Views from the Assembly: State working to eliminate suicide

 By Assemblyman Will Barclay

According to the most recent statistics reported by the Centers for Disease Control and Prevention, death by suicide surpassed death by motor vehicle crashes in 2010.

Suicide rates for adults, ages 35-64, increased 28 percent since 1999. A report issued by the National Survey on Drug Use and Health indicates that suicidal behaviors led to 1.1 million suicide attempts, many of which required hospitalizations or medical attention.

In 2010, there were 38,364 suicides in the U.S — an average of 105 each day.

The good news is New York state has one of the lowest suicide rates in the country. However, New York still had 1,514 reported suicides in 2010.

Rates in Upstate and rural areas are generally higher, statistics show.

Suicide is a concern to many. In September, local groups organized to raise awareness about its many effects and provide support to families. Out of the Darkness walks took place as part of Suicide Awareness Month which is in September.

These events help survivors cope with losing a loved one to suicide by letting them connect with others in a similar situation and remember their family and friends together. Several walks took place throughout the region.

There have been some changes at the state level to help lower suicide rates. I wanted use this column to let readers know about these efforts. Raising awareness and being proactive in treating the signs can save lives, and therefore, many efforts center around education.

In June, the governor signed a bill into law that requires the state Division of Veterans’ Affairs to maintain mental health, substance abuse, and physical disabilities portals on its website. This made phone numbers and resources easier to access online.

I was pleased to support this bill in the Assembly. Since the legislation was enacted, crisis information is displayed at the bottom of all web pages within the Division of Veterans’ Affairs website.

One in three Iraq veterans will face depression, anxiety and post traumatic stress disorder. Having access to peer outreach, as well as treatment options is easier now thanks to this legislation.

The state Office of Mental Health announced this month it has developed an iPhone app titled “Safety Plan.” It’s a free app designed to enable quick access if someone feels they are at risk.

It’s customizable as well, and reminds people to select different coping methods before they find themselves in a crisis. It gives users, for example, a reminder to go for a walk, or listen to music, or go to the gym, to help users change their mood. This can be accesses through the iTunes store.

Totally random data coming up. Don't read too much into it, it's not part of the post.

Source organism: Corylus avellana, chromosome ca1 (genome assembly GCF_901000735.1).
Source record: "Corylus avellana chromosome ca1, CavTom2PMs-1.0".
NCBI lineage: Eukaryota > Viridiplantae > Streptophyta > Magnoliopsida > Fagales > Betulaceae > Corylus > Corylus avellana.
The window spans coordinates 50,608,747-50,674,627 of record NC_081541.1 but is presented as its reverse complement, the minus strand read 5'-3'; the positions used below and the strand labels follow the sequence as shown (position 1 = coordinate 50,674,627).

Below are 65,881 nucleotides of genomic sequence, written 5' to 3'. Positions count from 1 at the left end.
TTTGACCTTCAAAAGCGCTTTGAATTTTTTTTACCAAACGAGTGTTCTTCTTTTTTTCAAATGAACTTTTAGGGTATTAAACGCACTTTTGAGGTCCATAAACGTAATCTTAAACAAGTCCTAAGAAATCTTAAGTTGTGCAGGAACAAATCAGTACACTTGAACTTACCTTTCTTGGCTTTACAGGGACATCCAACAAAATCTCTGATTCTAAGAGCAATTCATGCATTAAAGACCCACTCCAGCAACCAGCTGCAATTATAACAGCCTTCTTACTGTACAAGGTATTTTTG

Other measures I support in the Assembly include legislation that would improve awareness and education. One bill (A2497) would require suicide prevention as part of the health education curriculum in secondary education schools.

Another bill I support (A2496), would require colleges and universities to provide incoming and current students with information about depression and suicide prevention.

This literature also would list resources on campus students can go to for help. Many local colleges and universities do so already, but codifying this would ensure that less students fall through the cracks when young adults are making the adjustment to life away from home for the first time. These bills have not passed the Legislature.

The state Office of Mental Health funds the Suicide Prevention Center of New York. Their efforts center around education and training to reduce suicide attempts. They maintain a 24-hour hotline in partnership with the National Suicide Prevention Lifeline at 1-877-273-TALK.

The public may also contact the agency to be connected with the right services locally at (518) 402-9122 or visit http://www.preventsuicideny.org.

The state also offers many educational resources at http://omh.ny.gov/omhweb/suicide_prevention/resources/. Some readings address the aftermath of a suicide, or living with someone who attempted suicide.

In Oswego County, residents may also call the Oswego Hospital Behavioral Services Division’s 24-hour hotline at 343-8162 for mental health help.

You may also contact your doctor’s office for advice or help accessing local services.

If you have any questions or comments on this or any other state issue, or if you would like to be added to my mailing list or receive my newsletter, please contact my office.  My office can be reached by mail at 200 N. Second St., Fulton, New York 13069, by e-mail at barclaw@assembly.state.ny.us or by calling  598-5185.

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